STR, Tourism Economics Slightly Downgrade U.S. Hotel Forecast
STR and Tourism Economics slightly downgraded their latest U.S. hotel forecast due to performance declines…
STR and Tourism Economics slightly downgraded their latest U.S. hotel forecast due to performance declines posted in the last two months of 2020, STR president Amanda Hite said Monday during an Americas Lodging Investment Summit virtual conference. “The first half of the year will continue to be challenging for our industry,” she said.
Demand was down 35.7 percent year-over-year in 2020, Hite noted, but added that it peaked in summer and has been stable since August compared to 2019 week over week. “The good news is we have not seen further deterioration in the January performance numbers,” she said. “We are optimistic about the recovery, especially as we get to the middle of the year.”
Consistent with industry expectations, Hite believes that leisure travel will be the first to drive recovery, with a pickup expected toward the end of the second quarter. “Group business and corporate travel will be toward the latter part of the year before we see meaningful progress,” she said.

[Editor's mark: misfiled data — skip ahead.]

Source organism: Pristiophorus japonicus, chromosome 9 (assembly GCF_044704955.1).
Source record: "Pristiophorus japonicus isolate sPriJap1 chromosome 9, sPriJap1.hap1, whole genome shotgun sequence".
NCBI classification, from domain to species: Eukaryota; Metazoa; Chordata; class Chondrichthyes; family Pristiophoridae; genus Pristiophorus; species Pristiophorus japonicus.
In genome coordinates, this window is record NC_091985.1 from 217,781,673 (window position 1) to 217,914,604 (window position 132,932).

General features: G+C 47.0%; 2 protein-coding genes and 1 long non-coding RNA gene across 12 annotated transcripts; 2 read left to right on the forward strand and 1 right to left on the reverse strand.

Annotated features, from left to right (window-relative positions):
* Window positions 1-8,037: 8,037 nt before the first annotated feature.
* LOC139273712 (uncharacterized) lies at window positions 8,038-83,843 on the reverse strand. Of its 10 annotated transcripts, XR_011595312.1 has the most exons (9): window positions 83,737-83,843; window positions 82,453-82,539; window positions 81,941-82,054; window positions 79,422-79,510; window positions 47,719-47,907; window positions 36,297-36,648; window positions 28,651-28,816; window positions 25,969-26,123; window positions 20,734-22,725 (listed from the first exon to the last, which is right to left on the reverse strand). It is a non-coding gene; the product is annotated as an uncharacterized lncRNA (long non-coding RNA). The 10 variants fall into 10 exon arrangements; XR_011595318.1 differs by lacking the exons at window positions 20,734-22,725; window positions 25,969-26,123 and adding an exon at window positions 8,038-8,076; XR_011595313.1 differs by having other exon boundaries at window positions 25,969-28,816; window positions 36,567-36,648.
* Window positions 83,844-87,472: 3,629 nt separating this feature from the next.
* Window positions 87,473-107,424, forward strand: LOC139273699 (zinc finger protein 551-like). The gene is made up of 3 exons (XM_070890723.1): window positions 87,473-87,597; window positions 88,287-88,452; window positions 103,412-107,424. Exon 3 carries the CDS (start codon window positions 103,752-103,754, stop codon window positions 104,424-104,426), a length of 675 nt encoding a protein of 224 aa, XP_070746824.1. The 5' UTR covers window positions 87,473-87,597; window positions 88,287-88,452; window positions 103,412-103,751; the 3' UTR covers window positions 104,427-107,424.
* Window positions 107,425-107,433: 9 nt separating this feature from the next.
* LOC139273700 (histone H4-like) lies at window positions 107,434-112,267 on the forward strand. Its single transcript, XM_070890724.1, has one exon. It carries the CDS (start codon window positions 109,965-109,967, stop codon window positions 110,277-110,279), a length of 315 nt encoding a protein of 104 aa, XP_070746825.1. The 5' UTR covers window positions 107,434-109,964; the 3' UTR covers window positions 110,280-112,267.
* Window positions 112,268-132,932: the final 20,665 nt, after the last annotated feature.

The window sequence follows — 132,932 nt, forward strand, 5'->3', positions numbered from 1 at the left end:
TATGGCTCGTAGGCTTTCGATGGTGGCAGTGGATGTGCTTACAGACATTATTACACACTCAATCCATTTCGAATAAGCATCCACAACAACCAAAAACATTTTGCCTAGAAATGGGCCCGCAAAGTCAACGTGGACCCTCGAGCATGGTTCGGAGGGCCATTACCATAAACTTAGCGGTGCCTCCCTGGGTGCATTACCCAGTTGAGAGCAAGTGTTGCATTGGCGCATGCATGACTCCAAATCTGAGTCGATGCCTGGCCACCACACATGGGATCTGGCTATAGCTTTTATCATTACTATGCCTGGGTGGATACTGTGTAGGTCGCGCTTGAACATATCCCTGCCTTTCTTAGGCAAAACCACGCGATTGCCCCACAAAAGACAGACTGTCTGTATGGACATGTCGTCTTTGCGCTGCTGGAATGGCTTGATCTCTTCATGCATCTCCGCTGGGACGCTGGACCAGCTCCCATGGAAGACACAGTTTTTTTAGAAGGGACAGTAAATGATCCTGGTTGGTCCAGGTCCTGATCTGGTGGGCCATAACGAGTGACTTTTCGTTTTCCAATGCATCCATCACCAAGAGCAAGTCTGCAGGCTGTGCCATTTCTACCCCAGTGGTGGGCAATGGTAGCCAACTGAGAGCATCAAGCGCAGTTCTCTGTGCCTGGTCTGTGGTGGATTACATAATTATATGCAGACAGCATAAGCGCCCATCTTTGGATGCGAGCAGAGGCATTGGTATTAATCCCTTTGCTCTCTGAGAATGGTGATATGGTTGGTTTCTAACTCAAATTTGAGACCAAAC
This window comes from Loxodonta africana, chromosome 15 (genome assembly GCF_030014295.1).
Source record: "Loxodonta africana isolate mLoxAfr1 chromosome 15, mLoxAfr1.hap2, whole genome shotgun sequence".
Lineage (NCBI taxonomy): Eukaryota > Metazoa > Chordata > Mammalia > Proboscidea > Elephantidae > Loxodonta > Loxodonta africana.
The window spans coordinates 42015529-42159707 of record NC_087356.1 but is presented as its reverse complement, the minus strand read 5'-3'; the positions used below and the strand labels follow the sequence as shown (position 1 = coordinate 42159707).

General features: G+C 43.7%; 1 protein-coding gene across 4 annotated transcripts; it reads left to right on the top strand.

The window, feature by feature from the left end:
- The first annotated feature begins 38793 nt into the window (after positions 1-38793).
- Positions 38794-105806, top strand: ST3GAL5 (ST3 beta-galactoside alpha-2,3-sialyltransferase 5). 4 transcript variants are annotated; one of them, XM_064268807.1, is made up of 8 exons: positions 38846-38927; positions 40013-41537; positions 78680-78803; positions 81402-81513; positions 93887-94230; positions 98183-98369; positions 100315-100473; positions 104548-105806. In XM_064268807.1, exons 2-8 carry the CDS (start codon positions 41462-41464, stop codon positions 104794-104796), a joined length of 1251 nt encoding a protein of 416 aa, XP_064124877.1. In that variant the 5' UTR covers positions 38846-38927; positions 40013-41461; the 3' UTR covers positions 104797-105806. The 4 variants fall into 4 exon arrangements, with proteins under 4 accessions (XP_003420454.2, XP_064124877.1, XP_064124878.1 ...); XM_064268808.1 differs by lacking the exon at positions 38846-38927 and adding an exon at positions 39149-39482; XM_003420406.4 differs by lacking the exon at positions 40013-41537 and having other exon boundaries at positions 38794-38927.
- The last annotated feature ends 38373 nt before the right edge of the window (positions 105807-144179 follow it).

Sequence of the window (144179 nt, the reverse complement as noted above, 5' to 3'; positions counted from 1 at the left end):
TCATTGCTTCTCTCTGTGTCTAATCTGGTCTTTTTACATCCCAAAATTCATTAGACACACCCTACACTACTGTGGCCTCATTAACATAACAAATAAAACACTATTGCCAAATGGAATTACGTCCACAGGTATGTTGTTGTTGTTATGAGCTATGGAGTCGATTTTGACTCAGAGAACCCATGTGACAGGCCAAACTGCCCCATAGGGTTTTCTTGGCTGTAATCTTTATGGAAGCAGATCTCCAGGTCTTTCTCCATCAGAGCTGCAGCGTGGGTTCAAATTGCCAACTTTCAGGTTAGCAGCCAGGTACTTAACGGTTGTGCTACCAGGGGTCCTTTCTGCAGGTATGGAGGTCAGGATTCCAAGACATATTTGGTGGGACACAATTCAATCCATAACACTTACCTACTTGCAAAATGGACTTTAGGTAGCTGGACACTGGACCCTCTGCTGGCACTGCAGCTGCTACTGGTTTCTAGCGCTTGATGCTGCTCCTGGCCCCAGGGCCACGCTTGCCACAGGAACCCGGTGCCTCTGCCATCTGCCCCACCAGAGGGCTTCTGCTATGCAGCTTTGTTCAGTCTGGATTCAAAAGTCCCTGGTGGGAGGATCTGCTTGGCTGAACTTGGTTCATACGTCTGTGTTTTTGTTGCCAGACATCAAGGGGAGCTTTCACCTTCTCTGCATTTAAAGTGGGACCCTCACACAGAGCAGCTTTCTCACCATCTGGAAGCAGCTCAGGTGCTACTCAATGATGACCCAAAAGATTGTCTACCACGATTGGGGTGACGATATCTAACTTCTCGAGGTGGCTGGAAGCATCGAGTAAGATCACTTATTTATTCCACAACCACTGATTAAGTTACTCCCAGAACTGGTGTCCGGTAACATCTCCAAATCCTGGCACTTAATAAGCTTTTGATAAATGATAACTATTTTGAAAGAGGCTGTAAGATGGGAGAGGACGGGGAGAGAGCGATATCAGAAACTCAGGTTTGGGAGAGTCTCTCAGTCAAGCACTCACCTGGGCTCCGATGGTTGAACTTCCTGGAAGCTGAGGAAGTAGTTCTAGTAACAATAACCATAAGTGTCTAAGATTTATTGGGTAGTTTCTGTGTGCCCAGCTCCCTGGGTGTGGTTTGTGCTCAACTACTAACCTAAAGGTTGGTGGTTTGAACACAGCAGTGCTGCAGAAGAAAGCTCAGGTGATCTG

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Urban markets, however, will be among the last to recover, because they are much more dependent on business travelers and group business than other destinations, Hite said Tuesday during an American Hotel & Lodging Association event.
The 2021 forecast, indexed to 2019 key performance indicators, projects demand will increase to 76 percent of the 2019 level. “The upside risk is demand could accelerate faster, certainly if we get the virus under control and more vaccines happen,” Hite said, adding that STR is taking the vaccination rate and case numbers into account on a weekly basis for its forecast. “We do anticipate a new annual record for demand in 2023.”
Average daily rate for 2021 is expected to reach 82 percent of the 2019 level, with 2022 at 88.8 percent and 2023 at 93.1 percent. Revenue per available room is anticipated to be about 61 percent of the 2019 level, 81.5 percent in 2022 and 89 percent in 2023.
“Business transient and group business are needed by hoteliers to be able to drive the rate,” Hite said during the AHLA event. “They need those blocks of rooms to count on. … What we are seeing is corporations have corporate travel policies in place to restrict most of their corporate travel for the first and second quarters, then they start to ease those restrictions and spend more in the third and fourth quarters. That is playing into the demand recovery we are looking for.”
STR’s Final 2020 U.S. Hotel Forecast Adjusted Slightly Upward